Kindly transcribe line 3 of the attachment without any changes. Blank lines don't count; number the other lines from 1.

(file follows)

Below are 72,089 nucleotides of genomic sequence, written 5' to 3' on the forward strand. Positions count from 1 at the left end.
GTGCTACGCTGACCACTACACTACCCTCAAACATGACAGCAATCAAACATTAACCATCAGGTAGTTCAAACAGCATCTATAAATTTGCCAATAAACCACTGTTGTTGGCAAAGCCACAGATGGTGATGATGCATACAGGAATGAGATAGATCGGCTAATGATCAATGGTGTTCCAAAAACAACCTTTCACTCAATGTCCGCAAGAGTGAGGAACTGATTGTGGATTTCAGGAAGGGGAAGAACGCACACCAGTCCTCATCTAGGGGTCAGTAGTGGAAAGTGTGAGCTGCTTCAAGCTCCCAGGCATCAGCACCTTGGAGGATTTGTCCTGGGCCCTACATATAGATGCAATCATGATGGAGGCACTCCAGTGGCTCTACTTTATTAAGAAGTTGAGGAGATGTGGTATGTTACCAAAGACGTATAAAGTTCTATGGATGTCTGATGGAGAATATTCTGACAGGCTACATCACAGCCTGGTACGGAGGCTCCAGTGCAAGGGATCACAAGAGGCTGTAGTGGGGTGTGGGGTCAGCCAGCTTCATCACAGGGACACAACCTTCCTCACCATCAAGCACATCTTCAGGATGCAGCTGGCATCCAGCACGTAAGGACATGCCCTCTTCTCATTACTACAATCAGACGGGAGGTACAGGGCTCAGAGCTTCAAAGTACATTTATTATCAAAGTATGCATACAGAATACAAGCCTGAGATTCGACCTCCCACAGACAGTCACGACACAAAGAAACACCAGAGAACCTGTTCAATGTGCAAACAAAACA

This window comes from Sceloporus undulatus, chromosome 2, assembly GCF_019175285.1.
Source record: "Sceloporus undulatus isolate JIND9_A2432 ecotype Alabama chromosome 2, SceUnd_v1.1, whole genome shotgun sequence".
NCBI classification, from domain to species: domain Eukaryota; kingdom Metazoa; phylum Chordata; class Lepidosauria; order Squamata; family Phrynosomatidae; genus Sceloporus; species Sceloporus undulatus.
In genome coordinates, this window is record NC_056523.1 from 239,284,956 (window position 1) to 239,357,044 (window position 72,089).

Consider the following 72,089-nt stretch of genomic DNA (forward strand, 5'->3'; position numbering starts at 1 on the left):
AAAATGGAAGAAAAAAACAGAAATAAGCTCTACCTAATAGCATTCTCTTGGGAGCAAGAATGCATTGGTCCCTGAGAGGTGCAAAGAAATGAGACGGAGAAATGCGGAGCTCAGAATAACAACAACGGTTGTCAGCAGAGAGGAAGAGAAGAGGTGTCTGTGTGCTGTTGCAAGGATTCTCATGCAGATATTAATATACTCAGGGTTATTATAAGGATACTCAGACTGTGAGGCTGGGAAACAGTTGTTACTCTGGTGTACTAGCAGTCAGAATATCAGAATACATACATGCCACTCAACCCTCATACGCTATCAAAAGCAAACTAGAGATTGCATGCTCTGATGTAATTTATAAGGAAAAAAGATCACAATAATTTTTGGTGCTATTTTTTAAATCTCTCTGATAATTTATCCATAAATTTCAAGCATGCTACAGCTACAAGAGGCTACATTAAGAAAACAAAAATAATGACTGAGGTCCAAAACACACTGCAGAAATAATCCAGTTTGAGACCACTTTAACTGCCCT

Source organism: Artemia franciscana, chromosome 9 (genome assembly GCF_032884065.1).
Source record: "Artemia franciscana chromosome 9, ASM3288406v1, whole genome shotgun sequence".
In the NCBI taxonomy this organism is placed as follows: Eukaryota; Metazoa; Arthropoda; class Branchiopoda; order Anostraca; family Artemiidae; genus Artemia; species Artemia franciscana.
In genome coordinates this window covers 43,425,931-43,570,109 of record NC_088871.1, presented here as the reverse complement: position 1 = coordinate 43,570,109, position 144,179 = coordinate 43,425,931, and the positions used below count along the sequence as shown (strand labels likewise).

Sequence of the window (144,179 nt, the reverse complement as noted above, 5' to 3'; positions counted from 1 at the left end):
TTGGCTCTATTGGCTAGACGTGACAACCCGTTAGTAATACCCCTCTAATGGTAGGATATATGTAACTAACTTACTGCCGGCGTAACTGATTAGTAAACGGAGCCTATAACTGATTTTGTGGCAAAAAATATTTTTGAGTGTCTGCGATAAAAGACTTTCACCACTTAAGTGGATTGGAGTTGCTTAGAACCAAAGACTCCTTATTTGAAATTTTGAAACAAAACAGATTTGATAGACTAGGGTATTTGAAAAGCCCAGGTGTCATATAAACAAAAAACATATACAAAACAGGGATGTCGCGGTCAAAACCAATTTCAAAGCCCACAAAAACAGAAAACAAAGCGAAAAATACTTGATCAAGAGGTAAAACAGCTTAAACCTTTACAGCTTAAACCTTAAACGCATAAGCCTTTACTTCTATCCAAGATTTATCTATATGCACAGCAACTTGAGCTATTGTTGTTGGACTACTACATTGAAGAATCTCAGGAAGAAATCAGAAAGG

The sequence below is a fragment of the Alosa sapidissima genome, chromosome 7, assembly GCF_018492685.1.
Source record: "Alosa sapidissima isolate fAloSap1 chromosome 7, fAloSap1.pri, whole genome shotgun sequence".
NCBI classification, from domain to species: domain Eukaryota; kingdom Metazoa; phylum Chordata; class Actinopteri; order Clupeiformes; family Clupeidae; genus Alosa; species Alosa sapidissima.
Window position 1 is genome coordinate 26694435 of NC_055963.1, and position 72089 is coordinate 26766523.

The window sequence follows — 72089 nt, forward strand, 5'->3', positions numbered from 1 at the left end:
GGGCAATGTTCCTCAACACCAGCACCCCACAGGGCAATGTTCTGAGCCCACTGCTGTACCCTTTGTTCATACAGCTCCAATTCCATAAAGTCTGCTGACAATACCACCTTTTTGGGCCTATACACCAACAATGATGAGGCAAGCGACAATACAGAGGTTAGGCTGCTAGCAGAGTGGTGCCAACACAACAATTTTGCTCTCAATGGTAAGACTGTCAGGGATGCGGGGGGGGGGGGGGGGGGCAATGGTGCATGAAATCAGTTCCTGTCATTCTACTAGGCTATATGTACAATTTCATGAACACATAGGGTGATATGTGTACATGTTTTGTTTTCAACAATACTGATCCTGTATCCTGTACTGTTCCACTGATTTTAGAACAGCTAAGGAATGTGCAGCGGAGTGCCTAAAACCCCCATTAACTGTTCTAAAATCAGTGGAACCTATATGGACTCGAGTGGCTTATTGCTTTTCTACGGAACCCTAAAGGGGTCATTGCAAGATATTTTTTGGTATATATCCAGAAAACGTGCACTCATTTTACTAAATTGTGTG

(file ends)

This window comes from Sceloporus undulatus, chromosome 2, assembly GCF_019175285.1.